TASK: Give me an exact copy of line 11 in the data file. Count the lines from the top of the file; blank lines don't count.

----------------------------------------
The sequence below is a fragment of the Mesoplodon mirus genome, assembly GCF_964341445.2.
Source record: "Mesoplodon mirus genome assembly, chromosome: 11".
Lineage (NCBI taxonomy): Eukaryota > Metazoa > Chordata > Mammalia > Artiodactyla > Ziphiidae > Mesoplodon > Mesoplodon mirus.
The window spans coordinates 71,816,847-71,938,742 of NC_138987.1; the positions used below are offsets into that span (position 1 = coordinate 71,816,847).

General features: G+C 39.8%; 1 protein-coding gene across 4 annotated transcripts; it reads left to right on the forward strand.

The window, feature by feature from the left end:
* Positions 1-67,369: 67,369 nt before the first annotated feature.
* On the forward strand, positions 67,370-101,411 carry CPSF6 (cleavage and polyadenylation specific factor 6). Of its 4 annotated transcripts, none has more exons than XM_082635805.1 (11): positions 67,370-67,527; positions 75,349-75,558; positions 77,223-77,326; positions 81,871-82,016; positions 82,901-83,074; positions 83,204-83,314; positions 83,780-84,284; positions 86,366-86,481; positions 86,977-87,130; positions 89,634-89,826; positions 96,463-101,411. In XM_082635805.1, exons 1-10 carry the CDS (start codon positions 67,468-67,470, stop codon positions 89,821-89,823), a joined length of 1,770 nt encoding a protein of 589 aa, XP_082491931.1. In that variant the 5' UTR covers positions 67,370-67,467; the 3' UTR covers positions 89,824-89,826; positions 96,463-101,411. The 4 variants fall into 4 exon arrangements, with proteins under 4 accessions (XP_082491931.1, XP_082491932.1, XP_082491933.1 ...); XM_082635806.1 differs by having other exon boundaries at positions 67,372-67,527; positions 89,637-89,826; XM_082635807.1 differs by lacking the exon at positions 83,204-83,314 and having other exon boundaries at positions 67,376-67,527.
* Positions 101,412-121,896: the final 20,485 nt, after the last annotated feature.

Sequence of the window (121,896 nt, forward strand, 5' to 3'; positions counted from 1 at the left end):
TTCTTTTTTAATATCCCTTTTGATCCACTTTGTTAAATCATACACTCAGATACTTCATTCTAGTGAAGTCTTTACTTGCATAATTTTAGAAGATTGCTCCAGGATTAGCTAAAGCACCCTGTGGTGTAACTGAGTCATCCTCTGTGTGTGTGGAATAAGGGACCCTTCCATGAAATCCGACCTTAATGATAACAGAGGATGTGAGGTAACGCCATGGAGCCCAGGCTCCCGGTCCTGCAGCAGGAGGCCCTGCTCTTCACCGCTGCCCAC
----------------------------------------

TTCTTTTTTAATATCCCTTTTGATCCACTTTGTTAAATCATACACTCAGATACTTCATTCTAGTGAAGTCTTTACTTGCATAATTTTAGAAGATTGCTCCAGGATTAGCTAAAGCACCCTGTGGTGTAACTGAGTCATCCTCTGTGTGTGTGGAATAAGGGACCCTTCCATGAAATCCGACCTTAATGATAACAGAGGATGTGAGGTAACGCCATGGAGCCCAGGCTCCCGGTCCTGCAGCAGGAGGCCCTGCTCTTCACCGCTGCCCAC